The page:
A Lesson in Postal History
3. Give them information they can use. In the exhibit you can look up any zip code and find out the demographic and psychographic information about the people who live there. My son was amazed at the household income levels of the people who live near him in Gaithersburg, MD. Mailings that give me useable or fascinating information keep me reading, get me involved and make me think the marketer actually knows me and cares enough to take the time and trouble to tell me something I didn't already know.
4. Segment your file. Early in the tour, the exhibit asks for database information about you—name, address, age, hobbies, etc.—and takes your photograph. This information is transferred onto a computer card.
Later, you put your card into a machine and your photo comes up on a huge screen, with a few hundred others. The computer then eliminates pictures as it focuses on the interests you selected earlier. It shows you as a unique customer and it shows you alone on the screen as the computer adds the information you've fed it. It's like a snapshot of true one-to-one marketing. So many clients that visit my agency tell us they still don't have the time or resources to segment. What? You don't currently mail to your past buyers and invite them back?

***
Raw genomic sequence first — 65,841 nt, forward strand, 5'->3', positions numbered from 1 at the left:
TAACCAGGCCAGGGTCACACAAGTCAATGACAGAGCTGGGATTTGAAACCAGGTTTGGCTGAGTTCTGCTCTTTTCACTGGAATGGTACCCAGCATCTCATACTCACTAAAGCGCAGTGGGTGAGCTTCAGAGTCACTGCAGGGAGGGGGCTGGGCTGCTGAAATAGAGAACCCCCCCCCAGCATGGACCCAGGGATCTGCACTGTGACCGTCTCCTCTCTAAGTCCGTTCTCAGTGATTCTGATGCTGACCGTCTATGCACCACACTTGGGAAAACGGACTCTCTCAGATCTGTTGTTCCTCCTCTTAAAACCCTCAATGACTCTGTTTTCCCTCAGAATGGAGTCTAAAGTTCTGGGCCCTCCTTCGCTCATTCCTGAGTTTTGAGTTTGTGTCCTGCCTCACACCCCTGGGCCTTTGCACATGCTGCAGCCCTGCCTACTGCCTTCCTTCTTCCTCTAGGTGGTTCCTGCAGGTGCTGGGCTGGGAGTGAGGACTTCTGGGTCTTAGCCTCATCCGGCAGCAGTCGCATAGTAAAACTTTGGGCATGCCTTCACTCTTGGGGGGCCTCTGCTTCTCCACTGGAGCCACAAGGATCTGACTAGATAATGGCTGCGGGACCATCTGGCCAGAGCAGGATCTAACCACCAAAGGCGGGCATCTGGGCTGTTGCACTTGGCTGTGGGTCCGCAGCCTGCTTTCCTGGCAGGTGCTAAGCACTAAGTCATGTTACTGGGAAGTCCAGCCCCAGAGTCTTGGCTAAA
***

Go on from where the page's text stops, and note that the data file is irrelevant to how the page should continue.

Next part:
5. Remember to have fun with your customers! One part of the exhibit gives you a six-part trivia game with questions such as "What is list hygiene?" We used to include interactive exercises on order forms: involvement devices, contests, sweepstakes. They're fun. Let's do them again.
6. Thank customers and make them an offer. The crowning glory of the exhibit was the thank-you note with the coupon. The 10-percent discount may be tired, so you may want to come up with some unique offer such as a 15.2-percent discount, or two free postcards.